You alluded to a sort of sound that developed, and I know that Dryw Owens worked with From Indian Lakes, which is a kind of vibe that I really feel a lot when I listen to Know. Has that band specifically played into it, or was it a more of an influence of Dryw, or just organic sort of construction?
I’m not in any way going to bad mouth From Indian Lakes, but I think a lot of the sound that people hear is Dryw. His style for guitar tones and stuff caused a lot of similarities, I think. I’m not a huge fan of From Indian Lakes. I recorded with Dryw because the last band I played for, Love Is, recorded with him, so I had the relationship already, and I trusted him to do my songs justice. So, I don’t feel like From Indian Lakes is an influence. I feel like it’s an influence that got brought upon because I recorded with Dryw. I feel like my big influences that are prevalent to me, at least, would just be like Copeland and As Cities Burn. Those are probably my two biggest influences.
So, you would say that you and Dryw worked back and forth to put together what kind of sound you wanted?
Absolutely. I think that a lot of our recording process was developing my songs to make them fit together. I feel like the record has a really good flow, and the songs sound like they should be together as a single piece. When I went in, most of my songs were, I would say, three quarters of the way done, structure-wise and lyrics and everything completely done. Mainly what we spent time on was writing more prominent leads, and nailing down the overall sound. There was a lot of back and forth. I think Dryw contributed to the record immensely.
Moving past the creative process, what’s the origin of the name I’m a Lion, I’m a Wolf?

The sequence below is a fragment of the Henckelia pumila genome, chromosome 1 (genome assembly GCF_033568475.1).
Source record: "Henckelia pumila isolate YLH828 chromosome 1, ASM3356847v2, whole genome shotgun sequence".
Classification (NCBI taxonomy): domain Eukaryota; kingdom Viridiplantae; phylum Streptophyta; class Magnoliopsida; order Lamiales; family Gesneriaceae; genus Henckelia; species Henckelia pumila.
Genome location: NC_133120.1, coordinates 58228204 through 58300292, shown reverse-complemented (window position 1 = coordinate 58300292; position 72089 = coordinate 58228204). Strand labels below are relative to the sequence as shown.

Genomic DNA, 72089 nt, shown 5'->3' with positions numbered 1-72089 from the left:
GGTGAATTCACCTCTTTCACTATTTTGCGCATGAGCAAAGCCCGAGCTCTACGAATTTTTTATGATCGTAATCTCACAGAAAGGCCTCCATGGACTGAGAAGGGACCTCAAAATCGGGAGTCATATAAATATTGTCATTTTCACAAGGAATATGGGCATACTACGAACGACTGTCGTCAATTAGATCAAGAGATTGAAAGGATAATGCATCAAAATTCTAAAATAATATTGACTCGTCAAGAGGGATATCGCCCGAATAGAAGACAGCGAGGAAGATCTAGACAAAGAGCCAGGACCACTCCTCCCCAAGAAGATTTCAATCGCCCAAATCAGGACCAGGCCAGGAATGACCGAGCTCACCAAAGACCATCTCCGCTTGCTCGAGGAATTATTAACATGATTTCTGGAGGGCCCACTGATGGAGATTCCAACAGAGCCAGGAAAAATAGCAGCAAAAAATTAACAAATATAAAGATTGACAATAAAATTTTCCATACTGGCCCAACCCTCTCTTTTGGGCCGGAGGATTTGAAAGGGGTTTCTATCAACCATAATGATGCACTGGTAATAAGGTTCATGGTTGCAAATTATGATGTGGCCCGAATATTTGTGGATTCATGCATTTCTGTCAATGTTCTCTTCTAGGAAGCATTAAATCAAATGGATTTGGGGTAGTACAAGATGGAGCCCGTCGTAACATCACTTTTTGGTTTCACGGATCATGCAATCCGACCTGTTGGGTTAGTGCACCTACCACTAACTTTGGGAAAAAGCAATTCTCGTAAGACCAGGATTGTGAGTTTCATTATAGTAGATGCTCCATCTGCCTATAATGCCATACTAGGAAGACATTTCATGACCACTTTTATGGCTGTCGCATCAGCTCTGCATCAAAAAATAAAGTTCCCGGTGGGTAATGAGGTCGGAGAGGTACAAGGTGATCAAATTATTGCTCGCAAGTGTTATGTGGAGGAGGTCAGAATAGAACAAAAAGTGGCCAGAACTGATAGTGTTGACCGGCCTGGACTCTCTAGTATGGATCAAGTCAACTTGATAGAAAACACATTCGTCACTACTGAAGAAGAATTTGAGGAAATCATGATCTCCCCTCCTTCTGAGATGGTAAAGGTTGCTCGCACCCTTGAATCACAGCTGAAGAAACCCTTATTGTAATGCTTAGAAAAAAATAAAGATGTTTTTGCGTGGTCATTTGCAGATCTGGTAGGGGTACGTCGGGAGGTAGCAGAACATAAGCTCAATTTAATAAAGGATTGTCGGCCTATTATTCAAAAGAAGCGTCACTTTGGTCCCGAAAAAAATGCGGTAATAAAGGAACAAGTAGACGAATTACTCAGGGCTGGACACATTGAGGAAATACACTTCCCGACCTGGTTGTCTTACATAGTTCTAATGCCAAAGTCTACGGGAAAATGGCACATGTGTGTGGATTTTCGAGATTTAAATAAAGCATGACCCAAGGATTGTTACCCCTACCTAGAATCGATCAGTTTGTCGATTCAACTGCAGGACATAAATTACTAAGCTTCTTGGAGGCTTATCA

(Laughs) I don’t know, it’s just a name. I think that people really like to find meaning in certain things, so I think I kind of made up my own meanings for it. So, the basic one I usually go with, unless I’m feeling like a jerk and just say “it’s just a band name”, came about [when] I was in an art class. I was in this black and white illustration class, and we had to draw animals that had fur, stuff like that. I had drawn a piece that had a lion and a wolf, and I was like “huh, that’d be a cool band name”. Nothing really cool, but as I’ve tried to develop some meaning behind it, I would just say that the name has the connotation of like split personality. The characteristics put behind a wolf is more of a darker character. When we look into, let’s say, more of like the Christian characteristics of a lion, it’s seen as like, the light, and stuff like that, a genuine good person, a leader, and all that kind of jazz. I think that’s kind of the meaning that I put behind it, like a person not knowing who they are.
It seems like you’ve had some experience with Christian rock. Would you say that faith, [to] any sort of degree, has had any influence upon your work?